Masonic Angel Fund Press Releases

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Worcester Telegram & Gazette
Friday, September 3rd, 2004

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Friday, September 3, 2004

Wachusett Watch

Wachusett Watch

Most people know that some children fall through the cracks.

Some have family money for their school and health needs, and some get state or federal assistance, but some float in the gray area between those, barely making ends meet.

That can be especially difficult in the Wachusett area, which has a reputation of being fairly well-off.

"People tend to see Holden as not the indigent, needy type, but some of our kids are," said John F. Sullivan, principal of Mountview Middle School in Holden. "We try to address our kids' needs in-house, but some needs we just can't address."

Beginning five years ago, Masons from Rutland's Rufus Putnam Lodge stepped in to help seal that gap with their Masonic Angel Fund.

Fund literature says their goal is to "provide modest assistance to needy children who do not fit the criteria for the usual social service programs."

But in practice, the fund is a way for local Masons to assist their community from behind the scenes, said fund trustee Norman A. Peterson, a 33rd degree Mason.

"We never know the names of these people. That's not our purpose. We make sure the product gets to the child," he said.

Such "products" can be almost anything. Masonic lodges in Massachusetts have paid for glasses, school supplies, karate lessons, fashion design classes, and even a case in which a Southbridge woman with twins needed emergency assistance to get an apartment after being kicked out by her husband, Mr. Peterson said.

"Even when there's something we can't do, we try not to let the school walk away empty-handed," said fund co-founder Robert W. Fellows of Orleans.

Unlike many social services, this fund will not pay directly to parents. Instead, it works through school staff, usually principals and nurses, because "they buy the stuff and know if the need is true," trustee Kenneth A. Starbard said.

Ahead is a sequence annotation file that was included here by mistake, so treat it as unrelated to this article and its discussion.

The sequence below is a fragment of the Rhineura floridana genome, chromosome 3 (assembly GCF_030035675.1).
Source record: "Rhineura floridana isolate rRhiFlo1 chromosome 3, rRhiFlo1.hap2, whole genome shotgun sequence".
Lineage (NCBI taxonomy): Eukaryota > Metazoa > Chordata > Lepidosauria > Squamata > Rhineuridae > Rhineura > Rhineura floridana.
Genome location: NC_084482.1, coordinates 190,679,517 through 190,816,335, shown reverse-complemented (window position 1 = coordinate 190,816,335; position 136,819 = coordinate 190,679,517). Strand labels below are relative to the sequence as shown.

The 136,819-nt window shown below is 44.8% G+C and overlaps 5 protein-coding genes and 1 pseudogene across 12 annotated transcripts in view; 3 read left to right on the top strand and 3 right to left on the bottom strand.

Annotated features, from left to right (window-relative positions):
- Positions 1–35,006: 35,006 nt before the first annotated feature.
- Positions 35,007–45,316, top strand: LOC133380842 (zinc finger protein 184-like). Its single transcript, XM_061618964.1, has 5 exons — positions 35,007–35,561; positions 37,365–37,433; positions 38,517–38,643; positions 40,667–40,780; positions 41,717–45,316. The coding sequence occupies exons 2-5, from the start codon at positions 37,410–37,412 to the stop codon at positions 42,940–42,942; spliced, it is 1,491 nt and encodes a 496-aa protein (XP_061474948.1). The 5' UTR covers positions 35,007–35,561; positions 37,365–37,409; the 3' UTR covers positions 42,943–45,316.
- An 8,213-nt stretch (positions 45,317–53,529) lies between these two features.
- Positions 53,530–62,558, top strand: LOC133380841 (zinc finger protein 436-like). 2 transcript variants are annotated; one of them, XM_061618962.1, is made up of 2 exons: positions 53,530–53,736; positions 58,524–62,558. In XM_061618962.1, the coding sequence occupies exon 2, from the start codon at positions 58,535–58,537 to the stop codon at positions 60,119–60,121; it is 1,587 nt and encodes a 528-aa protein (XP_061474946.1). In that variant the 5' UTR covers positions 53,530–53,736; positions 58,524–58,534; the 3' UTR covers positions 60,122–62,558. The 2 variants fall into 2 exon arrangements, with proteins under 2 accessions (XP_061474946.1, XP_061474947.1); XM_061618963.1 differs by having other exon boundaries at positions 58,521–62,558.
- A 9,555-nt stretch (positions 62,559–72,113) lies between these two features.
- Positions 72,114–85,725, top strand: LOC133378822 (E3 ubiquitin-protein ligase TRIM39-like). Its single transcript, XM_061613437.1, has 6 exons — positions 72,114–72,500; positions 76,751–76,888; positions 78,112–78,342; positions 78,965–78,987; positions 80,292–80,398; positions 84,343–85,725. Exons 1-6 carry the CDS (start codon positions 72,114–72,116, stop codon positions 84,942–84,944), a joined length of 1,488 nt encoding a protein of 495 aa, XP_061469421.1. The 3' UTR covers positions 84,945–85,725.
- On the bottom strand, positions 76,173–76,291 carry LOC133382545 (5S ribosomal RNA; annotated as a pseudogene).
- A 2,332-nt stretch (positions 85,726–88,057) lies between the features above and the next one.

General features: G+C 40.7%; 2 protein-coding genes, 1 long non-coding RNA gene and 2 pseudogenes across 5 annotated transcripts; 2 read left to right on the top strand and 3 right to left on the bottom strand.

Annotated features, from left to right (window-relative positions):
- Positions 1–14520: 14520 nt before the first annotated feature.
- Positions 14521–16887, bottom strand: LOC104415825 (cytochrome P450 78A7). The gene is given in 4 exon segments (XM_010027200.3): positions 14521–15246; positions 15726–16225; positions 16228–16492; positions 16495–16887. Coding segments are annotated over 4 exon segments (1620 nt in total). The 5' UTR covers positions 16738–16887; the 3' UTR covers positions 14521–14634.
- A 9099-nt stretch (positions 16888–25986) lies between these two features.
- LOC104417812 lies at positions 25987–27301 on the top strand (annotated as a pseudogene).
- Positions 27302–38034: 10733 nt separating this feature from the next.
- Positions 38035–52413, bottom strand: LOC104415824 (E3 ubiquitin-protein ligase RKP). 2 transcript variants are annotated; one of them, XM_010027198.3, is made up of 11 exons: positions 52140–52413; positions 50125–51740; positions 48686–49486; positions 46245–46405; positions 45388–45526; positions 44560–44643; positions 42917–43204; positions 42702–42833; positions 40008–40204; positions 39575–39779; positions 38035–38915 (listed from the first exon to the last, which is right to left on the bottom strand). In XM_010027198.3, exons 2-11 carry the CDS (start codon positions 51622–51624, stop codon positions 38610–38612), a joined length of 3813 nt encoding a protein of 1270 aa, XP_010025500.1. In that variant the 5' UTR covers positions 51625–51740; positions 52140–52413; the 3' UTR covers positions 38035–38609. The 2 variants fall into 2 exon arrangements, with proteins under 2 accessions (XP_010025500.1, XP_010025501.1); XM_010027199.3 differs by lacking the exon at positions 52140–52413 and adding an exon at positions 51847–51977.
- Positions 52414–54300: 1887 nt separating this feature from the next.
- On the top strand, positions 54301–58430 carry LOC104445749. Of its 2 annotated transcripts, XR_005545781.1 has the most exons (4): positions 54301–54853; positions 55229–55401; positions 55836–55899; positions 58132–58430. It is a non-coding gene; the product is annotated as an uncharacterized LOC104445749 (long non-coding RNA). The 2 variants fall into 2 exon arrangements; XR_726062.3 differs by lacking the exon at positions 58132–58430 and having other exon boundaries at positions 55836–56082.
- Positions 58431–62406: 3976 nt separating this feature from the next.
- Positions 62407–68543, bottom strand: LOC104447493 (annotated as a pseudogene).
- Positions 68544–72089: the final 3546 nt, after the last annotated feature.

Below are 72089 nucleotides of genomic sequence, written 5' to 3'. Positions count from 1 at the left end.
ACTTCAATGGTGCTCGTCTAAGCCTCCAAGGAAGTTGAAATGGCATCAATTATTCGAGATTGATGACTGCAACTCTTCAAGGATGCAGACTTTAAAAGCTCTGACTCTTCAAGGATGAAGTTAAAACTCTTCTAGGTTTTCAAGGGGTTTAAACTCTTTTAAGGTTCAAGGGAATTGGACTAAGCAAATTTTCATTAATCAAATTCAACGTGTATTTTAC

Such indirectness helps both ways. For the Masons, it minimizes the chance that someone will come begging for money for other things they can't afford and protects them from "conflict of interest," Mr. Peterson and Mr. Starbard said.

For the schools, it allows them to protect the students' confidentiality, Mr. Sullivan said.

Including the Rutland lodge, the fund has 87 branches in nine states, said Mr. Fellows. He came up with the idea in 1998 while working on a child identification program in his local school, where he saw several kids with taped-together glasses and damaged, ill-fitting clothing, Mr. Fellows said.

"I found there's a whole group of kids who fell through the gap for social services," he said. "They come from middle or low income parents who are working but can't afford $300 for a pair of glasses when the need arises."

Mr. Peterson added that many assisted children have been from broken families, several being raised by grandparents or even great-grandparents.

Most of them were in elementary school "because grammar schools are easiest to work with," but a few were older, Mr. Peterson said.

Mr. Fellows added that the programs now cover between a third and half of the state's communities. A list of them can be found online at

Gus Steeves is a correspondent in the Telegram & Gazette's Holden bureau.